3 Common Reasons Your Baby is Waking Up in the Middle of the NightOct 05, 2021
I know how exhausting it can be when your baby wakes up in the middle of the night. As tiring as these night wakings are though, they are completely normal and natural! In fact, did you know that no babies (or adults) actually sleep through the night?
This is due to the body’s progression through the stages of sleep cycles. Newborns only have two stages of sleep in their sleep cycle, whereas babies around four months of age transition into four stages of NREM sleep, just like adults do - and we all wake briefly between sleep cycles, but most of us don’t even remember it. The question is whether your baby is able to seamlessly fall back to sleep on their own when they wake after a sleep cycle, or whether they need additional help to get back to sleep! Newborns will wake to eat every 2-3 hours in the night anyway, so we are not considering babies 0-8 weeks when we talk about needing help to get back to sleep! When babies learn to connect these sleep cycles and fall back to sleep independently, this is when they truly “sleep through the night.”
But what if your baby is continuously waking during the night and then requires some sort of help to fall back to sleep? Here are three reasons that could be causing these types of night wakings.
What Are Night Wakings and What Causes Them?
Most babies are developmentally able to sleep through the night by 6 months of age . When your baby experiences night wakings past this point, think of it as you would adult insomnia! Just like insomnia, night wakings affect both sleep duration and sleep quality, which affects mood and daytime functioning (for both you and baby!). 
When it comes to night wakings, there are many possible causes. Are they experiencing a “regression” in sleep? Are they going through a developmental milestone? These could definitely be things to keep in mind. Remember with regressions and milestones, they won’t last forever! So, just stay consistent with healthy sleep habits and it will pass.
If your baby is having consistent night wakings and you’ve ruled out that it’s not because of a developmental sleep disruption, it’s most likely due to one of these basic causes:
If your baby is 6 months or younger, or if there are any health or weight concerns, they may still need to be fed during the night. If they wake up because they are hungry, definitely feed them! As they get older (and as long as they are not underweight), you can begin to wean night feeds if you choose to. If you need some extra help weaning your baby’s night feeds, I have helped countless parents with my baby sleep guides do exactly this.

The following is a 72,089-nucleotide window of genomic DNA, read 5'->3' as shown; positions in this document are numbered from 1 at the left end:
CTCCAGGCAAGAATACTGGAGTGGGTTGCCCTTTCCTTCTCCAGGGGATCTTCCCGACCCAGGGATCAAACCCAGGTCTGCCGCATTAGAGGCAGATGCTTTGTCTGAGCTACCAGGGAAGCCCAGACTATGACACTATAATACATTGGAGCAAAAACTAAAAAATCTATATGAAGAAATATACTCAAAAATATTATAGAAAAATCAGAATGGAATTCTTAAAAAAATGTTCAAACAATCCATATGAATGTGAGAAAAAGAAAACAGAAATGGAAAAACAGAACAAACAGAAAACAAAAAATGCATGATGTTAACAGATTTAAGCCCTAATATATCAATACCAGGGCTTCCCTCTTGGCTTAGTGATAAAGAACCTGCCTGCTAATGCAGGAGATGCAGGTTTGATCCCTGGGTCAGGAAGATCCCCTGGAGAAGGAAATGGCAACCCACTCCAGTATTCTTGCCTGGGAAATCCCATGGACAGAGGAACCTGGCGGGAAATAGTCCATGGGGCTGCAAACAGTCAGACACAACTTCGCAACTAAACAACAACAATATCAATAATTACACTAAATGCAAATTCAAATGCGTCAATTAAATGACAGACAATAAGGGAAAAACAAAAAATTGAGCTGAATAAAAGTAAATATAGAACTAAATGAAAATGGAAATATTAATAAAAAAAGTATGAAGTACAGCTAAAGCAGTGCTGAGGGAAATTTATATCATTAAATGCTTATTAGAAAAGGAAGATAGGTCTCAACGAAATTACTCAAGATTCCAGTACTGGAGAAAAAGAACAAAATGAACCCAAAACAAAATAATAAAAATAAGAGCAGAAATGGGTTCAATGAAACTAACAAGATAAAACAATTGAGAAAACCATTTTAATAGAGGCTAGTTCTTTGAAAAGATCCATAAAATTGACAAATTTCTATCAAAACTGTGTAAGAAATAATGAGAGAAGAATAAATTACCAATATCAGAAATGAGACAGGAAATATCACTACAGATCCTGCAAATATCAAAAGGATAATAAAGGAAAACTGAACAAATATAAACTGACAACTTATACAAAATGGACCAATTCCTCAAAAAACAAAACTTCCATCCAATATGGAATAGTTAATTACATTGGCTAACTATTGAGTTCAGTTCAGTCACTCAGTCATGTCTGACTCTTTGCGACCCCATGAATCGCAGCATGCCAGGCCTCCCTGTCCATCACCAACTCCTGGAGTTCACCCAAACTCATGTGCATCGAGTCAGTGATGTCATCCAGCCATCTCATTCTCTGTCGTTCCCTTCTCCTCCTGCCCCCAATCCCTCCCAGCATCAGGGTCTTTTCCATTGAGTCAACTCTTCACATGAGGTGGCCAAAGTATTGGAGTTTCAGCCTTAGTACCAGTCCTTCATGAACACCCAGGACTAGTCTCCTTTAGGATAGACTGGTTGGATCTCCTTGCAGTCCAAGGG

When your baby experiences discomfort in any form during the night, they are probably going to wake up from it. If your baby wakes during the night and they are not hungry, take into consideration these other possible disruptions:
- Do they have a dirty diaper?
- Are they too hot or too cold?
- Are they teething or ill?
- Are they having separation anxiety?
Even your baby being overly tired could be considered a discomfort and a reason for their night waking! Check out this blog post to help determine if your baby may be over-tired and as a result need better sleep.
Babies that require external help to fall asleep (rocking, feeding, etc.) are more likely to develop a habit of waking up in the middle of the night, as they will rely on that specific sleep association to fall back to sleep in between sleep cycles . When we, as the parent, provide this external support to help get our baby to sleep, we are reinforcing these sleep associations. But the great news is that we can also encourage independent sleep habits by allowing our children the opportunity to fall asleep independently!
When it comes to sleep associations, it’s important to understand the difference between need and habit. As a parent, I understand wanting to make sure your baby’s needs are met. This is how a secure attachment with your baby is created! Oftentimes though, when meeting these needs, it’s common to misunderstand your baby’s cues and provide them with external support to fall asleep as a need, when really it has just become a habit. For example, providing a feeding to get your baby to fall back to sleep when they are not actually hungry will most likely create a habit of your baby waking up to be fed.
How to Fix Your Baby’s Night Wakings
Allowing your baby to develop independent sleep skills will help them learn how to put themself back to sleep when they wake naturally in between sleep cycles during the night.
Putting them down for naps and night sleep completely awake (not drowsy!) and encouraging them to fall asleep on their own without any external support consistently over time is the best way to help your child learn this skill. Will this be an overnight fix? Definitely not - and that’s ok! Babies get used to what they’re introduced to and encouraged to do. Practicing this skill consistently will aid them in developing these skills and to be able to sleep longer and better throughout the night!
As a parent, you know your baby best! If your baby wakes during the night and you're unsure of the cause, try waiting 2-5 minutes to see if your baby will settle and fall back to sleep on their own. If they don’t, take a deep breath and take a minute to determine what your baby actually NEEDS so that you are able to meet that need. If the need is to sleep, then it’s a great time to begin implementing tools to encourage independent sleep!
If you find yourself still struggling with your little one’s sleep, please know that you are not alone and that I am here to help. Download one of my comprehensive sleep guides or schedule a call with me for some personalized support.
   https://www.ncbi.nlm.nih.gov/pmc/articles/PMC7940085/
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